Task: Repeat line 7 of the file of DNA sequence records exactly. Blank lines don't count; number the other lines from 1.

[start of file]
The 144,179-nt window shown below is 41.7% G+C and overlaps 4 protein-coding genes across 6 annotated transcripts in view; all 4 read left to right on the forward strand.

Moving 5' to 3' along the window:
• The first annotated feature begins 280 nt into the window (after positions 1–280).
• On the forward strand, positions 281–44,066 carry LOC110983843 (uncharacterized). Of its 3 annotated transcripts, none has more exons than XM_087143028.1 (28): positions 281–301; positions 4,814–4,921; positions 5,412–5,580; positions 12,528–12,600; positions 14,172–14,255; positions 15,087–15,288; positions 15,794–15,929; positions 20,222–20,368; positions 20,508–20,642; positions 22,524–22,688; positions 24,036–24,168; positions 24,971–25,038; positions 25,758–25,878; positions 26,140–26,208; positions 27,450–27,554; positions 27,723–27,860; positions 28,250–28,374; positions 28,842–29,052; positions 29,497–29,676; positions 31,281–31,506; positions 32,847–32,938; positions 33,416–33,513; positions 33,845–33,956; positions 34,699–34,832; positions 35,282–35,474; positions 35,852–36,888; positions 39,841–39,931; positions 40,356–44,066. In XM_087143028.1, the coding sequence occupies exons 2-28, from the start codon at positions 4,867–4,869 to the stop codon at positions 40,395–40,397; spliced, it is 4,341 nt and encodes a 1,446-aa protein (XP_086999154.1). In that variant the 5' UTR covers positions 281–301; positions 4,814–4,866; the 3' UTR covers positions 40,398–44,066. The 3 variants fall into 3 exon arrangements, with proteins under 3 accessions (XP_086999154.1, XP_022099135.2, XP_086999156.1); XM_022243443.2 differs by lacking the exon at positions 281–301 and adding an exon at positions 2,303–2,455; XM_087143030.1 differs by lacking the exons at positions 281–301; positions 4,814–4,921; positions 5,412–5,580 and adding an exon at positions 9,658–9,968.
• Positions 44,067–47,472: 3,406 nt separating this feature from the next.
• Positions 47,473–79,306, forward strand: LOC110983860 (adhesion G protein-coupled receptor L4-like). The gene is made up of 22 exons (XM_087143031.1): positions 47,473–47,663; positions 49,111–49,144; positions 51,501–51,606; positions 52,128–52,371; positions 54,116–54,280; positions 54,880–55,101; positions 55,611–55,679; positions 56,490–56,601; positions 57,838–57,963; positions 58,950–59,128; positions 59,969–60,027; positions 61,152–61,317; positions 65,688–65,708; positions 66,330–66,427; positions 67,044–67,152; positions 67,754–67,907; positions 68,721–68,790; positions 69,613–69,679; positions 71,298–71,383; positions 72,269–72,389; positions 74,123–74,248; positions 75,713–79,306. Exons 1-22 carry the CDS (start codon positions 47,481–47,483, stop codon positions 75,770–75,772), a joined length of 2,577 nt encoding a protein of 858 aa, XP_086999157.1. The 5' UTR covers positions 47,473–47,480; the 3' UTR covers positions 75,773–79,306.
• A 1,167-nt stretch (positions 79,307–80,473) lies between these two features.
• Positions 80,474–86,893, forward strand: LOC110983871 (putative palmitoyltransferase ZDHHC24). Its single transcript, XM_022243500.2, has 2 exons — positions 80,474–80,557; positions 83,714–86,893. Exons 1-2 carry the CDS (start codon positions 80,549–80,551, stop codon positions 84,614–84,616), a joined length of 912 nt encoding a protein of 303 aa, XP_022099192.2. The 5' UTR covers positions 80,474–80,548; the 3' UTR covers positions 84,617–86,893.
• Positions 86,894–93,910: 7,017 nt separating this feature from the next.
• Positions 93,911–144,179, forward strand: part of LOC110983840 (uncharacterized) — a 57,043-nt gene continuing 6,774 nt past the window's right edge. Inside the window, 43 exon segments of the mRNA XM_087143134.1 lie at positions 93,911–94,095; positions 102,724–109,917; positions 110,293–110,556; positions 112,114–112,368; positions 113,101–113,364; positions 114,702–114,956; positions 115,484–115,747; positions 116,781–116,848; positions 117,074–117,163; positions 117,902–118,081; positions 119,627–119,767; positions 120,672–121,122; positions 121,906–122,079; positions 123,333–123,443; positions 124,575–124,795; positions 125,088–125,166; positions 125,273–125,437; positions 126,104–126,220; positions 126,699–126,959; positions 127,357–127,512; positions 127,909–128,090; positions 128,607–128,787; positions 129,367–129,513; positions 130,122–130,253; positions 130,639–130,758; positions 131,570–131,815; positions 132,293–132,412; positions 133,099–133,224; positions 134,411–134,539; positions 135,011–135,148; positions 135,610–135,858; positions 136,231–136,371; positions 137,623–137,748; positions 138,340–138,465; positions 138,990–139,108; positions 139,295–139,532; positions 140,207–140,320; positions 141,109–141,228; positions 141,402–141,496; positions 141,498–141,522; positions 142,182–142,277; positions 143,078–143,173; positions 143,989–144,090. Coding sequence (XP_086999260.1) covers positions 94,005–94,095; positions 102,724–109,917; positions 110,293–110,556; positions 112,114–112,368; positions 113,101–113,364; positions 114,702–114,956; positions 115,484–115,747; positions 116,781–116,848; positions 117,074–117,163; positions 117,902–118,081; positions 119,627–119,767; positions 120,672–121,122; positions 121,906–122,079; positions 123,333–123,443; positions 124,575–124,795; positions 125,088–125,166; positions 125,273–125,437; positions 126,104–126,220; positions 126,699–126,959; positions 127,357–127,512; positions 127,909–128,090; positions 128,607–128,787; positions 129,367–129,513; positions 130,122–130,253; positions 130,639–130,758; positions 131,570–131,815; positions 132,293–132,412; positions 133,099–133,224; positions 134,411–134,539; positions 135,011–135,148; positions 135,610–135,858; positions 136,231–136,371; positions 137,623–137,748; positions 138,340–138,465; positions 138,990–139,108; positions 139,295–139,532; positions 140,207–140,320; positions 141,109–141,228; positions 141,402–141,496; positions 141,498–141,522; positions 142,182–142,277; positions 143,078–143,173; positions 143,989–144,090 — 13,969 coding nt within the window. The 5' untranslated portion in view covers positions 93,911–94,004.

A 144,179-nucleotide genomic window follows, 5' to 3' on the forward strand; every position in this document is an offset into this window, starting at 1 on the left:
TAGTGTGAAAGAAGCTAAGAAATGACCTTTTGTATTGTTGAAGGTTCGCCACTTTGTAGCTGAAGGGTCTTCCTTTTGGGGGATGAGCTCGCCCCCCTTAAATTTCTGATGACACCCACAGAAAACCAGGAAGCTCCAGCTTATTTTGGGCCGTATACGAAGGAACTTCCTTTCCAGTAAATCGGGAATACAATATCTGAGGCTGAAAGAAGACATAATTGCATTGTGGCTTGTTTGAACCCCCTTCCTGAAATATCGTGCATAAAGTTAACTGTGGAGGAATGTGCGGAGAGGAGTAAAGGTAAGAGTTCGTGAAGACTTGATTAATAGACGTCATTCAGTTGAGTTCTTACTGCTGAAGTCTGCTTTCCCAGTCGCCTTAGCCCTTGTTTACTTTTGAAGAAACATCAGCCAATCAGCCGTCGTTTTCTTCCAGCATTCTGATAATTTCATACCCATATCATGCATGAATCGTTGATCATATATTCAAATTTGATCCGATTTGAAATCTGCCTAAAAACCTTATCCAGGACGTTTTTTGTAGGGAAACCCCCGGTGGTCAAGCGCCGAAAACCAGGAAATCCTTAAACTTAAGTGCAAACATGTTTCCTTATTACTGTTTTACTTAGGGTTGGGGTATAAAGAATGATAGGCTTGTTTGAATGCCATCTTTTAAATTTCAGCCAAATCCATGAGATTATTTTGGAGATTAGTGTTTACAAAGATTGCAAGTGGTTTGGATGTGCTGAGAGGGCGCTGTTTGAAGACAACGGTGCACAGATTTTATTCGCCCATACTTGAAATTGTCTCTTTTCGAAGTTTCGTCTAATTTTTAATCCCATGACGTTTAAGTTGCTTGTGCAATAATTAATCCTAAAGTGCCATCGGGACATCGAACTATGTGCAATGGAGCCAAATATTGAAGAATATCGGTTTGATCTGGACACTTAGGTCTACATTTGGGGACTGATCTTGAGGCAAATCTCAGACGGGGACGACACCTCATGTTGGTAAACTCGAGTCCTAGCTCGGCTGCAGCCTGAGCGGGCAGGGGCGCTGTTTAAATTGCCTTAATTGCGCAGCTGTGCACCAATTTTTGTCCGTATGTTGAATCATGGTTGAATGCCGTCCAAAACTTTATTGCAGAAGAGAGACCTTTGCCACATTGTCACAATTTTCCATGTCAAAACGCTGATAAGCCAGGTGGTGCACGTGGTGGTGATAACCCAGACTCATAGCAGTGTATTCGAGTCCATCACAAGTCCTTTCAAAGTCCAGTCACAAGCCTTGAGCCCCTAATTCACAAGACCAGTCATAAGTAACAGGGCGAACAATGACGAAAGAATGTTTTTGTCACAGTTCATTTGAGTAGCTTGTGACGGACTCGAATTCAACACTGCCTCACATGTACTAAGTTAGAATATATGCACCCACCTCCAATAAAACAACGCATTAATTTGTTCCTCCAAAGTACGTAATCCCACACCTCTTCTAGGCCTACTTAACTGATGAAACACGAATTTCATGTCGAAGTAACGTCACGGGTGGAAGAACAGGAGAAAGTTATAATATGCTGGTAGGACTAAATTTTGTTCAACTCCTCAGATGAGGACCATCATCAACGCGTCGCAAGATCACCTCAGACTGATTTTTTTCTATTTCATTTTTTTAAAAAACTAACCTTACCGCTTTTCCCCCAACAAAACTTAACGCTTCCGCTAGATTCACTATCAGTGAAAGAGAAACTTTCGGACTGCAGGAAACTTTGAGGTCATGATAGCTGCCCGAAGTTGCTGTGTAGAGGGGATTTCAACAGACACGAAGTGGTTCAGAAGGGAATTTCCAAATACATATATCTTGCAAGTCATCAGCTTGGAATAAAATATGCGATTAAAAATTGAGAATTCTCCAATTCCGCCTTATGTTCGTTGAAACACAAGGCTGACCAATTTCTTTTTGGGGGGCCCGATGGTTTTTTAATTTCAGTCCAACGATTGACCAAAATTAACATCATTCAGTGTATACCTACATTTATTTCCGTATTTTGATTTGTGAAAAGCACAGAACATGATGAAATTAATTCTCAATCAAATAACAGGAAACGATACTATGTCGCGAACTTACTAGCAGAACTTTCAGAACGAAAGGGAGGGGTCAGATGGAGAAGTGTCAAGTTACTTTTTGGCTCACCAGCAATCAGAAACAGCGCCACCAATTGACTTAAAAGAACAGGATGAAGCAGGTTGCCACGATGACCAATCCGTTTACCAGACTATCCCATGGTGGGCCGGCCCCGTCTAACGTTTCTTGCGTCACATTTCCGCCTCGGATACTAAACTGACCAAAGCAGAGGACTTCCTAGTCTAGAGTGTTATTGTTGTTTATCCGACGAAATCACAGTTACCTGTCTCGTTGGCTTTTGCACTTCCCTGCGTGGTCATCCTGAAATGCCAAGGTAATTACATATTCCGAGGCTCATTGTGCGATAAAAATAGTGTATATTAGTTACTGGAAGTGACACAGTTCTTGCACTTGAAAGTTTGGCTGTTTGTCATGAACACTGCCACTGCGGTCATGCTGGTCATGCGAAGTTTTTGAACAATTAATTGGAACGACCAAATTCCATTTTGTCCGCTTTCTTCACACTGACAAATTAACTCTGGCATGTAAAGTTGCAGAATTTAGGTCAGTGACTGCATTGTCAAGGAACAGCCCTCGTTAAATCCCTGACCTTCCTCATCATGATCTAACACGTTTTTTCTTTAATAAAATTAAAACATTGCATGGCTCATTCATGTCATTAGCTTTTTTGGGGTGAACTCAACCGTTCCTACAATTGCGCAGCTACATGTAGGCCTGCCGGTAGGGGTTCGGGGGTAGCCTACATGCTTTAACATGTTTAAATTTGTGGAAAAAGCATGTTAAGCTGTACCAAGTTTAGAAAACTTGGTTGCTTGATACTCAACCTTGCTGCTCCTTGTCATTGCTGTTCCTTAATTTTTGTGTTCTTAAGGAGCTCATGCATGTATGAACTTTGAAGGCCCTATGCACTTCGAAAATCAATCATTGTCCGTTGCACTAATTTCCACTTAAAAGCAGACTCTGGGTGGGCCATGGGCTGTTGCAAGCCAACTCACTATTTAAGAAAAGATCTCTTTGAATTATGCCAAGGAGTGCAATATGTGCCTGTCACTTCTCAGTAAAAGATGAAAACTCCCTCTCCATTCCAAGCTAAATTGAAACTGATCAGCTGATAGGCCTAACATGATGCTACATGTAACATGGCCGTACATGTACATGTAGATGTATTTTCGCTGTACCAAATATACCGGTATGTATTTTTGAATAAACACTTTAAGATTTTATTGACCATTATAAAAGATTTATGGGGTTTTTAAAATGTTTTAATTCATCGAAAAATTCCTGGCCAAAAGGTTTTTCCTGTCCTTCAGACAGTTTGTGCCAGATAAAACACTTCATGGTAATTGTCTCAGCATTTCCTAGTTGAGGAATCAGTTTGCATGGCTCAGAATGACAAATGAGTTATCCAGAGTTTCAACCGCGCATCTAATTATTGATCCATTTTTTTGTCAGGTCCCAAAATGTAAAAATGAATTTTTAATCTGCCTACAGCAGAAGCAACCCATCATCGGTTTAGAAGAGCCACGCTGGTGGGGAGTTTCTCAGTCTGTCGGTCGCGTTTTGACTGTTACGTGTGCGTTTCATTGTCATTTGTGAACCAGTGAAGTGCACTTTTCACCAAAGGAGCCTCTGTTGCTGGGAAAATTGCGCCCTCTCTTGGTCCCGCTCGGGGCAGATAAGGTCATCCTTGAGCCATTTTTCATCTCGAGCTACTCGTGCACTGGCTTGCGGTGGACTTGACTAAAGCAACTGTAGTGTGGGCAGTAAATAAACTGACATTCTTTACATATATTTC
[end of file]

• A 1,167-nt stretch (positions 79,307–80,473) lies between these two features.